Call for Nominations
Uniformed Services Award Competition
International Association of Emergency Managers
Deadline: September 30, 2011
The International Association of Emergency Managers-USA is accepting nominations for its 2011 Uniformed Services Award honoring members of U.S. Air Force, Army, Coast Guard, Marines, Navy, U.S. Public Health Service Commissioned Corps, and NOAA Commissioned Corps. Nominees should primarily perform emergency management activities, contribute significantly to the field, and demonstrate consistent growth as an emergency manager. Full details on how to nominate a colleague are available on the IAEM Web site. Self-nominations are not accepted.

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6) Some New Web Resources

[Below are some new or updated Internet resources we have discovered. For an extensive list of useful Web sites dealing with hazards, see]

Disaster Tip Sheets
People often turn to faith-based organizations first in a disaster, so it only makes sense for their leaders to be prepared. That’s no problem, now that the National Disaster Interfaiths Network has compiled a wealth of information to help religious organizations deliver the best care to their congregations. Topics include spiritual care in disaster, disaster basics, continuity of operations planning, disaster backlash, and how to use your house of worship in a disaster. New topics are added regularly.


Get Tech Ready
Twitter and text messaging can be excellent resources, but if you’re not down with technology before disaster strikes, chances are you’ll be out of the loop. That’s why the Federal Emergency Management Agency has created this guide on the best ways to use technology in disaster. From checking your bank account to checking on your brother, this handy Web site has lots for those who are lost, and even a few things for the tech-savvy survivor.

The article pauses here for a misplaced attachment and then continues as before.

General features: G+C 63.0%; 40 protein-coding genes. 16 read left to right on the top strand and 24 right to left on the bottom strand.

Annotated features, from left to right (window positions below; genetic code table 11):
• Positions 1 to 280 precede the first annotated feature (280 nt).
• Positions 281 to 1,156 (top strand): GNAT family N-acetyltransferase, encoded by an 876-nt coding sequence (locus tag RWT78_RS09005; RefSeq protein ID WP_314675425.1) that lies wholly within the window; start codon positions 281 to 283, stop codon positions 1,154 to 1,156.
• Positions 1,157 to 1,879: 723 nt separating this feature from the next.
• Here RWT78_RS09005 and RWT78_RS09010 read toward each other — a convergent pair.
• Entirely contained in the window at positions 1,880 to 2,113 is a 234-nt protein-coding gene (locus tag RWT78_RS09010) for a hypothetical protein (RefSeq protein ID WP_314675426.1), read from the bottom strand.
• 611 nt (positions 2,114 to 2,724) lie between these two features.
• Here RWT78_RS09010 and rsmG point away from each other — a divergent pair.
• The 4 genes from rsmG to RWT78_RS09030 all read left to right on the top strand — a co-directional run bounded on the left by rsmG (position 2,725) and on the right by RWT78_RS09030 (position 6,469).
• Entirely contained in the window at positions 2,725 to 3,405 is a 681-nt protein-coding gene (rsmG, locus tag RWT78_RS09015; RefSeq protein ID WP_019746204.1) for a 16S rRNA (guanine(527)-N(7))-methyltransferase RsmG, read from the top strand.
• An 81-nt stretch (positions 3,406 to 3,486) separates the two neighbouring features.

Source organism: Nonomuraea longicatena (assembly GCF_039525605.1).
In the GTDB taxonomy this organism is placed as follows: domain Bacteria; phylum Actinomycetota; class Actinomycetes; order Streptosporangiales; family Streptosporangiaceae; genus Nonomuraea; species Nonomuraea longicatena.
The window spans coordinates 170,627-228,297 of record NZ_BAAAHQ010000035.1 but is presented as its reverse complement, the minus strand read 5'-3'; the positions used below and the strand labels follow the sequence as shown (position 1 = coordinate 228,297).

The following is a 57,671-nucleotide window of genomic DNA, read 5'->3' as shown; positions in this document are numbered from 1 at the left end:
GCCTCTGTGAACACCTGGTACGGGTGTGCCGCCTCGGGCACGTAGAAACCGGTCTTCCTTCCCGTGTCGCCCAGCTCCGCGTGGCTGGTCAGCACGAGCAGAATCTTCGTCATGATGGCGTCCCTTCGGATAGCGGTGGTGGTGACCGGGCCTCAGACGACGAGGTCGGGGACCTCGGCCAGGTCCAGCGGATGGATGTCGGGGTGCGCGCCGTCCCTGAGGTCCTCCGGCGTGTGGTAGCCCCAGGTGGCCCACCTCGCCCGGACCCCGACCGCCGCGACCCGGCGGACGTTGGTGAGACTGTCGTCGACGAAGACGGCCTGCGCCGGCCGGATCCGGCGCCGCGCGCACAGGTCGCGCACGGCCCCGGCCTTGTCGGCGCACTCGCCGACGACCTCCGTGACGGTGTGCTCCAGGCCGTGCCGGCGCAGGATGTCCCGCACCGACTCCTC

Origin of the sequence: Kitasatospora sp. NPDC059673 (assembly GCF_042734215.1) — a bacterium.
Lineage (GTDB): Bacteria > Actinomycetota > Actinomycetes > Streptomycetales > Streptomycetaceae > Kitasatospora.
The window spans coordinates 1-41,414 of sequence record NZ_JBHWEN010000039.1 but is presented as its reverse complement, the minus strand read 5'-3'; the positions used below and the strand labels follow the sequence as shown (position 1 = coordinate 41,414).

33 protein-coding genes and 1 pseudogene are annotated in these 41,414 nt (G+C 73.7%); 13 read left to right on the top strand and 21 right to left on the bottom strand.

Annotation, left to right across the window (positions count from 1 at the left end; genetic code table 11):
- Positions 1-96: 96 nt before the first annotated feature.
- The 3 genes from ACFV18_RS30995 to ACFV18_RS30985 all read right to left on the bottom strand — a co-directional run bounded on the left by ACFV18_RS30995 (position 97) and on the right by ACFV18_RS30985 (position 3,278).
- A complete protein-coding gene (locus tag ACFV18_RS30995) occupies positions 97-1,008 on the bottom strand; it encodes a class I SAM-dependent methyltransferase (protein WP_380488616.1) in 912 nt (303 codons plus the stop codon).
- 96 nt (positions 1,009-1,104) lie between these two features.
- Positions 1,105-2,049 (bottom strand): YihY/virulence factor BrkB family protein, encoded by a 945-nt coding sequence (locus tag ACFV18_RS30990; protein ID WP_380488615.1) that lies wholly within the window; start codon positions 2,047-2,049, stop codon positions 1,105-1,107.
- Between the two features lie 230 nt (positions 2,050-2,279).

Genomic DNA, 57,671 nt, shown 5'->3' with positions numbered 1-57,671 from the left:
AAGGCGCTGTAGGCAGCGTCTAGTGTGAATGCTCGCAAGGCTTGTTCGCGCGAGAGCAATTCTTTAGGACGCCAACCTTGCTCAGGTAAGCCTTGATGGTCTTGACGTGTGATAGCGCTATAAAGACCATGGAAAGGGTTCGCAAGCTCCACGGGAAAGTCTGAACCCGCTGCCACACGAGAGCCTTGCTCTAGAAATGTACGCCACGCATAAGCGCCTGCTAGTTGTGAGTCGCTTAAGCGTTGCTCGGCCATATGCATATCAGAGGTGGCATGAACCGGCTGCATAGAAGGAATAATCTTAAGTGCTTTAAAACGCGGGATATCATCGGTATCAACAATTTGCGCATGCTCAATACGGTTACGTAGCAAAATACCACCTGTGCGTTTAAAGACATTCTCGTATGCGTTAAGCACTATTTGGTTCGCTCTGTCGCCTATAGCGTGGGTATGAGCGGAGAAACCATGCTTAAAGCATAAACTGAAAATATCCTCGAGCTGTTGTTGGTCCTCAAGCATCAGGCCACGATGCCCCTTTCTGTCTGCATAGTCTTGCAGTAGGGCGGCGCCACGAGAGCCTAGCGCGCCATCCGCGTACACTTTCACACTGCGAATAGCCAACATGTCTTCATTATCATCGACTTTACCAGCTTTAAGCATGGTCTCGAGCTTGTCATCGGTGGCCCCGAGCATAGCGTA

If you haven’t checked out the site lately, you’ll find it has an all new look. The Web home of the National Committee on Levee Safety has been totally redesigned so you’ll be able to access information such as state safety programs, levee recommendations, and conferences more easily. Stop by and test your levee IQ, read the latest Levee Safety Connections newsletter, or explore the levee library.


The 31st International Conference of the Red Cross and Red Crescent
Although it’s too late to garner observer status for what promises to be a fascinating conference on International Humanitarian Law, the conference Web site has lots to offer those staying home. ICRC delegates will meet in late November to discuss humanitarian action in four areas: legal protection for victims of armed conflicts, disaster law, local humanitarian action, and barriers to health care. Check the site for supporting documents to be posted after the conference.


Thirsty for Answers
When it comes to water security, cities are the organizations best suited to prepare for inevitable shortages, according to this just-released report from the Natural Resources Defense Council. The report reviewed 75 scientific studies and extrapolated that information to 12 U.S. cities. Visit the Web site to access the full report, individual fact sheets showing how climate change is likely to affect each city, or view slideshows of the tables and graphs.

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7) Conferences, Training, and Events

[Below are some recent announcements received by the Natural Hazards Center. For a comprehensive list of upcoming hazards-related meetings, visit our Web site at]

October 17-21, 2011
Virginia Hazardous Materials Conference and Expo